Nottingham City Council is seeking to move from a three term year to one of five terms. If the teachers do not accept the changes, under the Section 188 notice they have been issued with, they face the sack.

Despite the imminent threat to their jobs, the trade unions at the schools have not called any joint action. Whilst the NUT members took action, the ATL union has only said it will hold a strike ballot. The NASUWT union has said it will hold an “indicative ballot”.

Whilst the NUT has authorised a local strike, it is fresh from calling off a national strike by its members against the government attacks on their pensions.

Middle East

Electricity workers in Jordan begin indefinite strike

Workers at the Central Electricity Generating Company (CEGCO) in Jordan began an indefinite strike Tuesday in pursuit of better pay and benefits. The firm is the largest power generator in the country and runs seven power generation plants nationwide.

The Electricity Workers Union (EWU) said it had previously agreed a deal with CEGCO, in which the firm would increase pay and benefits.

The EWU president Ali Hadid told the Jordan Times, “Before going on strike, we accepted this amount because we did not want to go on strike. Now, we have new demands”.

The company said, “We offered to distribute half the money this year and give the employees the second half next year in accordance with the new system, but the union refused”, he stressed. Management is seeking to tie any new pay deal to productivity increases.

Whilst authorising a strike, the union has organised it on the most limited basis, with the main aim of keeping CEGCO from being shut down.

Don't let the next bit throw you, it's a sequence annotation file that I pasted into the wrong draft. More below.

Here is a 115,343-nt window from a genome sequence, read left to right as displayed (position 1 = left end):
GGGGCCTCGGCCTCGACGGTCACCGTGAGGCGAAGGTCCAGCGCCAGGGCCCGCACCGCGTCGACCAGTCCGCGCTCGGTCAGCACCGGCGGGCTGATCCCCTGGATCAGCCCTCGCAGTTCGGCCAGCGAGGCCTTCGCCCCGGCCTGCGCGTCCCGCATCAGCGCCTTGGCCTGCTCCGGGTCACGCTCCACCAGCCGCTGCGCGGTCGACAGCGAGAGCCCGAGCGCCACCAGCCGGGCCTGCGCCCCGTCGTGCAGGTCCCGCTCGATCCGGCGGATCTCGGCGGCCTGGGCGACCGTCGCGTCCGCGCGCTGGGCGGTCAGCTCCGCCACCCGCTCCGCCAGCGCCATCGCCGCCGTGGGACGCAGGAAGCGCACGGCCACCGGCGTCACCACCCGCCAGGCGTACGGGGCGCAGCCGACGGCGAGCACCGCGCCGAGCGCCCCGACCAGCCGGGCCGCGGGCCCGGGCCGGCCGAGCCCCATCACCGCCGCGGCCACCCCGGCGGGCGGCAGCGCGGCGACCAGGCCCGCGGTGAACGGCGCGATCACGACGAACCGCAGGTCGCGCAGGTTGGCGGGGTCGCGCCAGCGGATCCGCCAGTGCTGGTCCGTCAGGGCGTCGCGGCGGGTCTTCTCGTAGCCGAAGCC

Hadid told the Jordan Times that only day shift workers were involved in the strike and that night shift workers would be working all day to ensure no power outages.

He said, “The night shift can handle the whole job because it consists of 35 employees and the group can handle the pressure of the work”.

Bus drivers end strike in Egypt

On March 27 some 1,500 Egyptian bus drivers at 27 garages ended their 10-day strike after reaching agreement with government representatives, including Minister of Transportation Galal El-Said. The dispute originated when hundreds of bus drivers struck in the Suez Canal cities on 23 February. As the action gathered strength the Supreme Council of the Armed Forces, the ruling military regime, operated 50 of its buses in an attempt to break the strike.

An article in Al-Ahram stated that with the agreement, “the bonus for end-of-service was increased to two months for each year in service, whereas workers who have been working for 36 years will receive 72 months worth of bonuses. The rest of their demands are to be implemented after deducting the LE230 million in the form of bonuses, incentives and raises which they took starting from September last year.”

It added, “Striking bus drivers of the Public Transportation Authority (PTA) have been demanding higher wages; to be affiliated to the Ministry of Transportation instead of the Holding Company for Transportation (HCT) which is affiliated to the Cairo governorate; independent trade unions; good quality of spare parts for buses; and proper maintenance of the vehicles. This is in addition to the dismissal of what the drivers said were corrupt officials working for the company and increasing end-of-service bonuses to 100 months of the basic salary.”

The article reported that the PTA had lost more than LE1 million a day during the stoppage.